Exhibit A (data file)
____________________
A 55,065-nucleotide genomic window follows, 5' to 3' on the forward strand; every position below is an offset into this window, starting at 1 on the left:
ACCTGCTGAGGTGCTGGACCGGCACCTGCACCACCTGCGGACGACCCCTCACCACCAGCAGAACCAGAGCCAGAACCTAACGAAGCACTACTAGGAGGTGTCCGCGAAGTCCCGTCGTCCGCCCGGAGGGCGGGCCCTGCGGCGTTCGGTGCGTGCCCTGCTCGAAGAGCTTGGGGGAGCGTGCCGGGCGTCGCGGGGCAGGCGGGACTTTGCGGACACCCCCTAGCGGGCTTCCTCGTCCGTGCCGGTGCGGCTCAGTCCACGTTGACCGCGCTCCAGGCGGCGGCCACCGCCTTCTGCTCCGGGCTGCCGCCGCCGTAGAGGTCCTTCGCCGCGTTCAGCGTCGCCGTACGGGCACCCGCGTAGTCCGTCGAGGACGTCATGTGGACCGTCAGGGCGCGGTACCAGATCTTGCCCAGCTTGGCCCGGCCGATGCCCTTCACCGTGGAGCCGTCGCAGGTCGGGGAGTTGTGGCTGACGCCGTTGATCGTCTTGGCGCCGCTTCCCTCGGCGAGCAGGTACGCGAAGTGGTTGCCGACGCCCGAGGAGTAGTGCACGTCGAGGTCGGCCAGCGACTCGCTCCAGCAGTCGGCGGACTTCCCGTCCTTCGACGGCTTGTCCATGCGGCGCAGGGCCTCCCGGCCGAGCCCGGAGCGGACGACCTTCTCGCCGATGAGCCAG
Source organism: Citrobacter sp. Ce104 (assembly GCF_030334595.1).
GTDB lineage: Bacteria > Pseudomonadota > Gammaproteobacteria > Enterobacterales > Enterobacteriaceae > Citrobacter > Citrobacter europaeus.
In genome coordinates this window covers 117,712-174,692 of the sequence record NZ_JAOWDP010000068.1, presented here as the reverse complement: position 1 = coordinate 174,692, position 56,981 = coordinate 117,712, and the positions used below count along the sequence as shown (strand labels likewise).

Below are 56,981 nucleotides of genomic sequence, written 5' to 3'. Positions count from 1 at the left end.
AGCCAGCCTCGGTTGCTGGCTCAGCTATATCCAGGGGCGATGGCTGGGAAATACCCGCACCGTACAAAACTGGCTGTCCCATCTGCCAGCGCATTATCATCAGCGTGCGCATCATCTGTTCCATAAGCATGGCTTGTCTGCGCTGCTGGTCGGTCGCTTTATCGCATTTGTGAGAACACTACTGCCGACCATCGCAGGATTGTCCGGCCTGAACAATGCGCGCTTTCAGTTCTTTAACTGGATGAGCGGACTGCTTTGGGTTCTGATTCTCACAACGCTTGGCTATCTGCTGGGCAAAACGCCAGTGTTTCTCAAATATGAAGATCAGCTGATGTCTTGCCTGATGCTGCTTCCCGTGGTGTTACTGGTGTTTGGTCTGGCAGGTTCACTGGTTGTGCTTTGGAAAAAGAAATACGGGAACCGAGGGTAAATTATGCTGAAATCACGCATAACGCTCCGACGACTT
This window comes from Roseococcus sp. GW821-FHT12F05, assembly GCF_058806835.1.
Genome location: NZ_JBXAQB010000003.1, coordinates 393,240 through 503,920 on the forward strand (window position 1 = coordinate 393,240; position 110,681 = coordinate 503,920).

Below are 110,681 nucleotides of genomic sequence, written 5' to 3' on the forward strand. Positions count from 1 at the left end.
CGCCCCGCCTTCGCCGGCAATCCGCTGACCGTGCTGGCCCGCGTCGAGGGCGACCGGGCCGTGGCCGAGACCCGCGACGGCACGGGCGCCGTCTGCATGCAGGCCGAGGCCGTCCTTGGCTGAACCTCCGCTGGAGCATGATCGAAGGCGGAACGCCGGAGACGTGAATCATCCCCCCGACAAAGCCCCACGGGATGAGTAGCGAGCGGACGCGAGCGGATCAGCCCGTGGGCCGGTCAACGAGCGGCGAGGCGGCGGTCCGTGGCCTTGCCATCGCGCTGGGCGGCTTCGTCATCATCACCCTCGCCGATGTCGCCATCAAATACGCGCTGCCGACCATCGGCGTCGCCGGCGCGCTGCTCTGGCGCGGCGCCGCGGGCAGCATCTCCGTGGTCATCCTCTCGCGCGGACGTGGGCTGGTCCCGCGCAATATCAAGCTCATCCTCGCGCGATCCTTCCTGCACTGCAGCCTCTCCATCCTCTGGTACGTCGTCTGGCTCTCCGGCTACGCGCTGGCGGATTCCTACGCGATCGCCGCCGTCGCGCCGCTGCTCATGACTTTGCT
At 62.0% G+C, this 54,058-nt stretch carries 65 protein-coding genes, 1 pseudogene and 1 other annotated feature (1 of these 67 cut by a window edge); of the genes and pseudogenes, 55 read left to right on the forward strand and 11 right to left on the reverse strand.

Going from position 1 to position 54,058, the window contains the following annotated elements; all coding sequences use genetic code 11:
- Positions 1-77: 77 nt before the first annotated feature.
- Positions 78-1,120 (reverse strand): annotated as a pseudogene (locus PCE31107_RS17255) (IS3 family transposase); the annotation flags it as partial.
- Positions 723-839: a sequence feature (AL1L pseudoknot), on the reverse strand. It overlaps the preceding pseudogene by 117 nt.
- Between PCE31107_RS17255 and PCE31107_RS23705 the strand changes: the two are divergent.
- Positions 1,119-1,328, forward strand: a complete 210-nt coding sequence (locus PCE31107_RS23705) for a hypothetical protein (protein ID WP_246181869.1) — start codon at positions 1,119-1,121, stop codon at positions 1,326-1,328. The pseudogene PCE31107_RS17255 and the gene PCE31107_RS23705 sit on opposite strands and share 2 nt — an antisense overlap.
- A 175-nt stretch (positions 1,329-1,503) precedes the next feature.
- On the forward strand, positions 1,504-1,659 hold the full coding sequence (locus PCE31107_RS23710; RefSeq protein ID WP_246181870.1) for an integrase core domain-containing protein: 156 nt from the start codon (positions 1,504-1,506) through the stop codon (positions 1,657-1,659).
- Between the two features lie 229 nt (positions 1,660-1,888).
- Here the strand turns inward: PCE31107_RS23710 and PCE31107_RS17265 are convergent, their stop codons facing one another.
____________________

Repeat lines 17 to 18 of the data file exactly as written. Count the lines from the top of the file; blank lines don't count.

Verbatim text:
- Between PCE31107_RS17255 and PCE31107_RS23705 the strand changes: the two are divergent.
- Positions 1,119-1,328, forward strand: a complete 210-nt coding sequence (locus PCE31107_RS23705) for a hypothetical protein (protein ID WP_246181869.1) — start codon at positions 1,119-1,121, stop codon at positions 1,326-1,328. The pseudogene PCE31107_RS17255 and the gene PCE31107_RS23705 sit on opposite strands and share 2 nt — an antisense overlap.